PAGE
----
"It is a good roof."
Translation:Es un buen techo.
In Spanish, an adjective before a noun merely expresses an opinion, so ‘Es un buen techo.’ implies that the speaker approves of the roof.
An adjective after a noun, though, restricts the set referred to by the noun, so ‘un techo bueno’ implies a contrast with other non-good roofs, as in ‘Esto es un techo bueno’ = “This is a good roof.”, as opposed to, say, that roof. But in isolation, without a determiner like ‘esto’=“this” to specify what's being contrasted, ‘Es un techo bueno.’ doesn't make much sense.
‘techa’ is the 3rd-person singular (él, ella, usted) present indicative form of ‘techar’=“to roof”, so it could be used like ‘Con qué techa él la la casita?’ — “La techa con paja.’ = “He's roofing it with straw.”.
[Note that the Spanish ‘techo’ is cognate with the English “thatch”.]
‘tejado’ literally means “[roof-]tiled”, the past participle of the verb ‘tejar’=“to tile [a roof]”, from the noun ‘teja’=“[terracotta] roofing tile”, so it usually implies a Spanish-style terracotta-tiled roof.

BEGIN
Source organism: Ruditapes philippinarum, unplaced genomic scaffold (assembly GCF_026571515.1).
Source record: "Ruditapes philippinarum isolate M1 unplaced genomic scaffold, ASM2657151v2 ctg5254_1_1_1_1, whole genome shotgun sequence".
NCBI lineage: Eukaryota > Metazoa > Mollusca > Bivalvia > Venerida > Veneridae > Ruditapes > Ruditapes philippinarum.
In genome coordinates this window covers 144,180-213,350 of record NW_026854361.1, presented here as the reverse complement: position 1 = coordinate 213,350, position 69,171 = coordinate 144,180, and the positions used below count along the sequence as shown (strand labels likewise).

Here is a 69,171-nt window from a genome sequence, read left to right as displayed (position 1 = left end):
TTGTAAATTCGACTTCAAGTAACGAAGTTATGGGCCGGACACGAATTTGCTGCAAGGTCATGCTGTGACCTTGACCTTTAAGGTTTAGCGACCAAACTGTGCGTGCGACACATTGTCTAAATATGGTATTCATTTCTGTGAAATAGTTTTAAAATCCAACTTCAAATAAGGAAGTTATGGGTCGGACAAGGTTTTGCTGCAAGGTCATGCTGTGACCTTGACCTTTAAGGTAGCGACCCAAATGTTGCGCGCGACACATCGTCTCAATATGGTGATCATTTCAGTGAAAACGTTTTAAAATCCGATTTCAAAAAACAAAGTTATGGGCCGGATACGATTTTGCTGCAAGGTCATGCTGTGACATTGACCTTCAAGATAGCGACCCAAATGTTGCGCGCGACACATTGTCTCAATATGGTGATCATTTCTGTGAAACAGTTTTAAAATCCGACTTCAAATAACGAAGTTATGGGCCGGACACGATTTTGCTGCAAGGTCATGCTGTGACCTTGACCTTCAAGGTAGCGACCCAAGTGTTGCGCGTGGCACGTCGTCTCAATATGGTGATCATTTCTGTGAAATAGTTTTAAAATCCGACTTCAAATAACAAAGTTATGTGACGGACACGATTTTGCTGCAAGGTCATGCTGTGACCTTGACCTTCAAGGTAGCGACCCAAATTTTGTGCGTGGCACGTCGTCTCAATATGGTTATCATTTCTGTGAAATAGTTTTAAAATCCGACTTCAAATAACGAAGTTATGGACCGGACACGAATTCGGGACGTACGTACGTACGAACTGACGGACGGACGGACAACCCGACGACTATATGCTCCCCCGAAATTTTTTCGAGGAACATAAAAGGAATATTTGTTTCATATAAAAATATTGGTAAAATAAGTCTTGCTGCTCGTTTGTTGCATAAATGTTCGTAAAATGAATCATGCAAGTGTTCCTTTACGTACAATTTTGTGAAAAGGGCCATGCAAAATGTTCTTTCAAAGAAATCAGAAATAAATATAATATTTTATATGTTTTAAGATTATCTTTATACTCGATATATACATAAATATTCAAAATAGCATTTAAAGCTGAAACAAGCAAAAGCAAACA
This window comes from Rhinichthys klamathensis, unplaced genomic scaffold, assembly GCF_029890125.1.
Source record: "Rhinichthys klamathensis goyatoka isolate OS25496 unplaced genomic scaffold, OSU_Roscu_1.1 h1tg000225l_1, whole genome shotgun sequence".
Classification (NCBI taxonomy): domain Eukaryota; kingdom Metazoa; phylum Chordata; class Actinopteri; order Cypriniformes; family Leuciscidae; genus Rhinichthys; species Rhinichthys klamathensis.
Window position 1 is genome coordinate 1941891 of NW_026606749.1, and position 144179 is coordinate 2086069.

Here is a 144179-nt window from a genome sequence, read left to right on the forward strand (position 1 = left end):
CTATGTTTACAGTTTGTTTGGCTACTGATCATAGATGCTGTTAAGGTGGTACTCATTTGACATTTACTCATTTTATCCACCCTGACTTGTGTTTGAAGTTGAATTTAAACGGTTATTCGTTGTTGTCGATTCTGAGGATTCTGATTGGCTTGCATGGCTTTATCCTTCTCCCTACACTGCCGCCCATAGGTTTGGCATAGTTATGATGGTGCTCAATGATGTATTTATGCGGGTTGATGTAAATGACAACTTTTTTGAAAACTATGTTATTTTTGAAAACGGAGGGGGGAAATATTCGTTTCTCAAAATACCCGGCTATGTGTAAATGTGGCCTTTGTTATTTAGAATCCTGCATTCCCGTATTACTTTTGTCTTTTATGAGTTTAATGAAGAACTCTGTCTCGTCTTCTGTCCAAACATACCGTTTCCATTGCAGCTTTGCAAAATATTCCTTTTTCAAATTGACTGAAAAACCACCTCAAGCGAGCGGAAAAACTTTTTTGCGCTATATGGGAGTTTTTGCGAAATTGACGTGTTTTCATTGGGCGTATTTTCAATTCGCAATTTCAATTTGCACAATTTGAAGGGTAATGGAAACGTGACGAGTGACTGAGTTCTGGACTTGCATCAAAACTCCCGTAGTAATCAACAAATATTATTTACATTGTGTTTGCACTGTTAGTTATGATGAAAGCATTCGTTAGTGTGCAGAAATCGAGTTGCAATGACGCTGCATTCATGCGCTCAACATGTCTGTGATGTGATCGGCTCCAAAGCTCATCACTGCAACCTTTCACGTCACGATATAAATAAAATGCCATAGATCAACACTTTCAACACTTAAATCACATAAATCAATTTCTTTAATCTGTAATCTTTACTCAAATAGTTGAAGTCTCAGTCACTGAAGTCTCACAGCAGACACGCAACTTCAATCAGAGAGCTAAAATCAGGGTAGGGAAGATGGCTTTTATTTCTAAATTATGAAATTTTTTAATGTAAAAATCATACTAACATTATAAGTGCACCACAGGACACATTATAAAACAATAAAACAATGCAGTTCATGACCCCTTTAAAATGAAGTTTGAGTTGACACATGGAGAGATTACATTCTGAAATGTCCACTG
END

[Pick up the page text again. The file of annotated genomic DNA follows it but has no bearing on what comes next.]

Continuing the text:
‘techo’ is more general, and can refer either to a roof or a ceiling.
Mary, below is a link to explain the differences. In short if you're explaining a masculine noun: the adjective is "buen" and placed before the noun or the adjective is "bueno" if placed after the noun. But describing a verb requires an adverb which is "bien" ! Ex: Sentirse bien. I feel well. Another tip is bueno=good and bien=well. Hope this helps a little.